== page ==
However, you don’t need to recruit a web wunderkind to build your internet strategy to develop some decent cyber reach. You don’t really need to be all that fancy to find success, but you are not going to experience the benefits of web marketing without taking a step beyond your obligatory web site with your product overview, pictures of your management team, and job postings. Start a customer community and allow for user generated content (whether you do or not there are people talking about your products on a blog site somewhere else). Be careful, one of your customers might actually have a good idea or even better, a good experience to share.

So, get out there. Leverage the power of the web. And, don’t let those voting muscles get flabby between now and November.

April 04, 2008

The R Word

Rather than use the euphemistic “economic downturn” is it possible that by actually typing “recession” into this blog entry there may be some search engine making tabulations of its repetition across the world wide web that then reaches a threshold causing a report to land on a famous economists desk who then declares “we are now officially in a recession because the last of the indicators has confirmed it from all sides!”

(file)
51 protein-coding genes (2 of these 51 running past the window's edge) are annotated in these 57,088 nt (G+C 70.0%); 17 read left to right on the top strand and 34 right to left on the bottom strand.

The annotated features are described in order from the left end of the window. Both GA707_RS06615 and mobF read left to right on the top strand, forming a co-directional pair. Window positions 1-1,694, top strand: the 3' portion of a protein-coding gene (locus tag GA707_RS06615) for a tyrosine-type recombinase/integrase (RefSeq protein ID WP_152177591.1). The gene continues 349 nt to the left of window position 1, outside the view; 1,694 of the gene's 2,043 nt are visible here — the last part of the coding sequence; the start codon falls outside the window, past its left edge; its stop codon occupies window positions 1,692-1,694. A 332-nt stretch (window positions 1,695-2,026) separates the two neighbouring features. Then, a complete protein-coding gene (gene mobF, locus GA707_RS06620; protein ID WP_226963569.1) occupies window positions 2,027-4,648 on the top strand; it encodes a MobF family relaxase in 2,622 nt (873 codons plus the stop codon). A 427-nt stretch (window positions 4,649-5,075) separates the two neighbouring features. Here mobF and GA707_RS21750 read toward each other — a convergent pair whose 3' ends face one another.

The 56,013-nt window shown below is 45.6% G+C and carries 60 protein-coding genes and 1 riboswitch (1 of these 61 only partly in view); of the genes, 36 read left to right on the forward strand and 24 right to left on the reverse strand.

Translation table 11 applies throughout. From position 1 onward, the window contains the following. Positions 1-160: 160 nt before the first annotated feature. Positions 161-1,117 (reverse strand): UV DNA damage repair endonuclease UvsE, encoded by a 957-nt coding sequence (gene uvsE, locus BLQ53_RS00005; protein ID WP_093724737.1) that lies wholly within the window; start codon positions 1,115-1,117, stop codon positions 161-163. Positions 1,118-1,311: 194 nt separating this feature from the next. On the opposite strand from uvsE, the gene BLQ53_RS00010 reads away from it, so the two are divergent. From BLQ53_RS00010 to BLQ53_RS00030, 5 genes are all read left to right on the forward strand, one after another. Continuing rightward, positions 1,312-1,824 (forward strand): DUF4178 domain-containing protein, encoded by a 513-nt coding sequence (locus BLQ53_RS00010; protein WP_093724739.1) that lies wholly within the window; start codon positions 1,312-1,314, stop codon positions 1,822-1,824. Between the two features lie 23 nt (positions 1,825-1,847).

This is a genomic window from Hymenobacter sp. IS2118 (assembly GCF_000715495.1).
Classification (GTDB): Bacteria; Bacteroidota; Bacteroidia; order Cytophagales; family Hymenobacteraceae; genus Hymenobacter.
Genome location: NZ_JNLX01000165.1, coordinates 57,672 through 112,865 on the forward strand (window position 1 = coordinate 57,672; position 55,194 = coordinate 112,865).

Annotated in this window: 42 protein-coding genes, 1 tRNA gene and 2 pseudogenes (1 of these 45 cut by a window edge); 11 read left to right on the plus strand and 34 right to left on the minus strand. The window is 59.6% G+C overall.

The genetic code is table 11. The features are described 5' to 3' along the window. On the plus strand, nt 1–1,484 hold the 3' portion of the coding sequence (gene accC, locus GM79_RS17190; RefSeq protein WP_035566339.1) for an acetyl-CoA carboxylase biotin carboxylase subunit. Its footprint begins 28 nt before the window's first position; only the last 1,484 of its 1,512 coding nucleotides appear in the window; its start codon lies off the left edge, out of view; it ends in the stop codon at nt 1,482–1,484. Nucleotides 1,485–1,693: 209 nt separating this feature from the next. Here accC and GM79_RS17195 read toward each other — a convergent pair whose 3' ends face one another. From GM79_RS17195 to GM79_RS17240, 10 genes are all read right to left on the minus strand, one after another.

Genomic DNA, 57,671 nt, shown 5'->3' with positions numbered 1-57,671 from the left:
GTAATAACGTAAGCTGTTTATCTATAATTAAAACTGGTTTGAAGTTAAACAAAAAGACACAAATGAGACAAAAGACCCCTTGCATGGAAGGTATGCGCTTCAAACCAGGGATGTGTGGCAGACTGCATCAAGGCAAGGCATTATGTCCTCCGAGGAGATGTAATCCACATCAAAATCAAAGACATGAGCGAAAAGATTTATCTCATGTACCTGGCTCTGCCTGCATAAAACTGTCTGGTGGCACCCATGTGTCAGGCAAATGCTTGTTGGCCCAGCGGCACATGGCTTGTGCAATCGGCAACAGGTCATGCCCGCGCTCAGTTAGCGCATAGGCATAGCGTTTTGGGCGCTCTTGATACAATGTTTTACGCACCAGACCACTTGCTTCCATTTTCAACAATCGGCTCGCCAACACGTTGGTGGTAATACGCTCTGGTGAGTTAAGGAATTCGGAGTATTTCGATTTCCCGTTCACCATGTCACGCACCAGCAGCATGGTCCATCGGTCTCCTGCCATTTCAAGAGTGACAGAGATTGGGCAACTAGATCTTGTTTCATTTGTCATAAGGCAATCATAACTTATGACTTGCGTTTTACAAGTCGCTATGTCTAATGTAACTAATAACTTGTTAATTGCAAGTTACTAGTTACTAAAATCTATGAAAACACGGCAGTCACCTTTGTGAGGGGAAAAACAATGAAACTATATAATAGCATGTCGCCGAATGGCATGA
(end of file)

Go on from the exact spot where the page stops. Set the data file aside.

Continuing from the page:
Talking about it can make it so. But if it is going to be, I would rather talk about it and get prepared. So, let’s talk.

I have been in quite a few conversations lately about recession proof this and recession proof that. Stocks, housing, customer segments, products, there seems to be no end to the list of topics that people think they have found that could be recession proof. Maybe it is something to consider, but most of us are going to be working with the situation that we have, so we might want to think about how to make it successfully through this bumpy ride. (For those of you who have specialized in serving customers who are mostly in the sub-prime mortgage industry, you probably want to seek out a different vertical).

Evil Coaster

So, I guess the question I should be asking given the nature of this site is what about your CRM program? What are you doing relative to CRM to ensure that you are going to ride this out well?